Monday, April 7, 2014

The invention of chemical battery by Alessandro Volta

In Baghdad, archeologists discovered what they think was an electric cell made in ancient Babylon in about 500 BC. The cell consisted of a clay rod inside a copper cylinder.

The real history of modern battery development began in the 1790s, when Italian scientist Professor of Natural Philosophy (physic) at the University of Pavia, Alessandro Volta made the first modern electric cell. 

Volta’s famous experiment, described in a letter to the Royal Society of London in 1800, consisted of a disc of zinc and a disc of silver separated by cloth soaked in salt solution.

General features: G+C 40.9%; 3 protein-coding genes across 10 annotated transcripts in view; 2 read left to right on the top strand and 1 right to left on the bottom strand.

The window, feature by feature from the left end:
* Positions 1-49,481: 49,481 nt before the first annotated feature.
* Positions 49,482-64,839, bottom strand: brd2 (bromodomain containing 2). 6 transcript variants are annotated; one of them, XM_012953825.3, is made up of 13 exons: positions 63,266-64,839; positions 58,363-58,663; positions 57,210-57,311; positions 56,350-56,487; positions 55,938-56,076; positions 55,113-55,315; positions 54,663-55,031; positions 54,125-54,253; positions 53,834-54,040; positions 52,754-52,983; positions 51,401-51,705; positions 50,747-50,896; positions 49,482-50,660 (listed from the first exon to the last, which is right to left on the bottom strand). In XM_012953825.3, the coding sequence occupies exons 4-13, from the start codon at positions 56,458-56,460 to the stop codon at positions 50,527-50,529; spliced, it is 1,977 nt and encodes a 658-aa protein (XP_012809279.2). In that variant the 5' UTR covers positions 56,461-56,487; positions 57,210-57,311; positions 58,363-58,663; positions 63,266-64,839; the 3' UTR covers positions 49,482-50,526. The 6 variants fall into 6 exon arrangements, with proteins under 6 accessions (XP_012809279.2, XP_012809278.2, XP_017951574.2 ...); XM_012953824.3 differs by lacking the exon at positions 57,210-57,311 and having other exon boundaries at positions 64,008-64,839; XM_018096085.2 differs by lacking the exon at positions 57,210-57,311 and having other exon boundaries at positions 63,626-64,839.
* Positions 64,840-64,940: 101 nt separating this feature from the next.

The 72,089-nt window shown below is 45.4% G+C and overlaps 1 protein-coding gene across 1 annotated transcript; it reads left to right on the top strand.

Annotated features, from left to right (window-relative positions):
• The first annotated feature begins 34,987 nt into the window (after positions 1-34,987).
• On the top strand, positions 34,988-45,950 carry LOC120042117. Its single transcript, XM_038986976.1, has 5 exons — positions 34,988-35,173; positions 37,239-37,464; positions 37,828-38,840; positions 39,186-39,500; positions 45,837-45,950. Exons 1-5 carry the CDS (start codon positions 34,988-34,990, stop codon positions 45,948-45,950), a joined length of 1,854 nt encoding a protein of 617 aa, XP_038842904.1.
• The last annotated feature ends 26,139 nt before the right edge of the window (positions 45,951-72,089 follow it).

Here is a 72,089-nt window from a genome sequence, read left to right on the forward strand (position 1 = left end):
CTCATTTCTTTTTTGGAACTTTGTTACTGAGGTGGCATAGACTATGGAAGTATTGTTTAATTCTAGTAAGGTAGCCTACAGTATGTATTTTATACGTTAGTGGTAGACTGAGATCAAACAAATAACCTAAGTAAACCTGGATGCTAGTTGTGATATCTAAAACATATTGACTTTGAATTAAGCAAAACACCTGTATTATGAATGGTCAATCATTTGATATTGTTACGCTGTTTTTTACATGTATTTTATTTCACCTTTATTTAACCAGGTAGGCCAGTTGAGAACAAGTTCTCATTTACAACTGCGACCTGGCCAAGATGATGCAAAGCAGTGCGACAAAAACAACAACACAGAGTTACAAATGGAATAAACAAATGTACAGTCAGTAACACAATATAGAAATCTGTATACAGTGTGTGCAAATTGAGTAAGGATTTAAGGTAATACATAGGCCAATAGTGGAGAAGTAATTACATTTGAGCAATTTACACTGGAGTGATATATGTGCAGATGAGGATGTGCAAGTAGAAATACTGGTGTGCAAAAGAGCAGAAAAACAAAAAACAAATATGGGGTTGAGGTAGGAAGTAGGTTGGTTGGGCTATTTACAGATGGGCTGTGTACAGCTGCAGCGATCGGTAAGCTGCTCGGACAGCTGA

Volta placed many cells on top each other to make a battery. A continuous current of electricity was produced as soon as the two (silver disc and zinc disc) were connected by a wire conductor.

Volta became famous because of this invention and the words ‘volt’ and ‘voltage’ are named in honor of him.

Known as a ‘pile’, Volta presented his new invention – the Voltaic Cell to Napoleon Bonaparte in 1801, and became the father of the world first ‘dry’ battery.

Volta theory, that the joining of the metals themselves created the current, was not quite accurate. Several years later Michael Faraday and others proved that the current resulted from the chemical action of the salt solution on the metals.

The next step in the development of batteries was the invention of the Daniel cell by John Daniell, Professor of Chemistry at King’s College, London.
The invention of chemical battery by Alessandro Volta
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